Myself, Dan, and Lee all play an online videogame called Final Fantasy XIV, and we had been advised to keep our eyes open in Akiba for an establishment called The Eorzea Cafe, a theme restaurant based on the game. Theme restaurants are quite a unique thing in Tokyo, and they seem to exist for all manner of themes (later in the week, Dan and Lee went to one called The Lock In where you were led, as a prisoner, to a cell, your food was delivered through the bars, and part way through there was a simulated break out experience with live actors), so we eagerly booked ourselves tickets for Wednesday lunch time. Wednesday morning, with Lee still very much interested in doing his own thing, we headed to Akiba to explore further.
At the suggestion of a close friend of mine who lives in Japan, and with a little help of our super trust WiFi box, we found our way to an establishment called, of all things, Super Potato on the third floor of an office building. If there’s one thing that must be said for Tokyo, it’s that the city is vertically orientated. You can’t just look on the ground level, you have to look up and see what else is in that one building. Super Potato sprawls across three floors, selling all manner of retro videogaming gear and merchandise – from old consoles and peripherals through the decades, to an arcade on the top floor. It was a videogame nerds heaven.
When we arrived at the Eorzea Cafe, we were greeted warmly by the staff there who explained the rules and menu system the Cafe operated, then took us in to our seats. Each of us was issued with a Cactpot Ticket to be drawn for a chance to win a grand prize of a gigantic honey roast. As you can see from the above pictures, we won!
The menu is all based on the creatures, player classes, and characters of the game; some of the food is made to look like the characters, others are just inspired by. Food wise, I tried La Noscean Toast (one of the craftable food items in the game), and a Titan Burger (named after one of the boss monsters), washed down with two alcoholic drinks, the Limsa Lominsan Cooler, and the Drink of Scholar (the green minty one). Dan had Machinist’s Fish & Chips, the Shiva Drink (ice blue) and the Dragoon (black drink with a lance in it). Lee had an Ifrit’s Fire Pizza, chased by a Black Mage (red drink) and a warrior (red with a lemon ‘axe’). Despite all three of our efforts, we could not finish the gigantic honey roast.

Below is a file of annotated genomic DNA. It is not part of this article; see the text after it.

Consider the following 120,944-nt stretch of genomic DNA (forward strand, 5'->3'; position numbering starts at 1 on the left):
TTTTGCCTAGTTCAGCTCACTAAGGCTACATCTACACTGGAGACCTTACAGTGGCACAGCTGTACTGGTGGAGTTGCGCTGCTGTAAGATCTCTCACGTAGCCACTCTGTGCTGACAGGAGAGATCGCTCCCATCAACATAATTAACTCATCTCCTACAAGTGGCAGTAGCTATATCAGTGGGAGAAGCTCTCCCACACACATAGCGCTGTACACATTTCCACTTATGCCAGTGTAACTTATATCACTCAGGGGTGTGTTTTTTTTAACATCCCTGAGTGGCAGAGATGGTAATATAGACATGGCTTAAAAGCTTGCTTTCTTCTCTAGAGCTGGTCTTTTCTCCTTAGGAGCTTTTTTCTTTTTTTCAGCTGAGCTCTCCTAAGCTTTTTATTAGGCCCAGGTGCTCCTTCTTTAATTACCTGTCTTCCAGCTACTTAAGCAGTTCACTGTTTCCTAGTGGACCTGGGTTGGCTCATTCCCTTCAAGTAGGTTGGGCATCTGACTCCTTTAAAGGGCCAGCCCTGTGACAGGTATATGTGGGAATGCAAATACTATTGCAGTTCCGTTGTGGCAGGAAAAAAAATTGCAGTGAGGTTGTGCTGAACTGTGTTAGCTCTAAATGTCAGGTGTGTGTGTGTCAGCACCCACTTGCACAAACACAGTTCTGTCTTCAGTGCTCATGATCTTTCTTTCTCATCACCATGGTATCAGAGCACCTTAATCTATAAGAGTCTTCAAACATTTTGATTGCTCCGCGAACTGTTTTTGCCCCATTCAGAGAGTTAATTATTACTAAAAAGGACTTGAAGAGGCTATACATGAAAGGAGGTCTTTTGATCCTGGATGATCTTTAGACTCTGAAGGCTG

After the meal, Lee bade his farewell and disappeared again, leaving us to our own devices. I had arranged to meet up with the aforementioned friend (Leif) in Kita-Senju, which isn’t far from Ayase, and is on the same trainline that he would use to get into, and out of, Tokyo.
We ended up arriving at Kita-Senju Station a little earlier than expected, so Dan and I went for a walk through the streets, just exploring the town and seeing what it had to offer. All things considered, it was fairly like Ayase, just bigger, busier, and with an awesome Sky-Plaza over the main bus depot, with large plasma TV screens running the latest music videos and adverts.
After wandering the side streets, smelling the various different ramen and curry bars, we made our way back up towards the Starbucks where we were going to be meeting Leif (again, thank you WiFi box for keeping us in contact!) but stopped at the Plaza. There was a young Japanese girl there busking and singing away with her acoustic guitar. I stopped Dan and we sat and listened. Her name was Cana, and we spoke for a few minutes as she was packing up. Despite my extremely limited Japanese and her broken English, we got talking, and explained where we both came from, I bought her CD and bade farewell.
We finally met up with Leif in Starbucks, where he took us across to an izakaya above the Sky Plaza. An izakaya is kind of like a pub eatery, in this case with individual booths where we sat at a low table (with a drop in the floor underneath) and ordered drinks and food through a tablet at the end. The food was delicious and brought to us very quickly. Of course, we’d had to take our shoes off on the way in, and it all felt very traditional – this is how the locals eat frequently, apparently. I can see why. The three of us sat and talked about life in Japan, and Leif and I had a good catch up about the UK (He’s been living in Japan for a few years now). We made our plans for the next day, as Leif would be joining us, then went our separate ways from Kita-Senju station.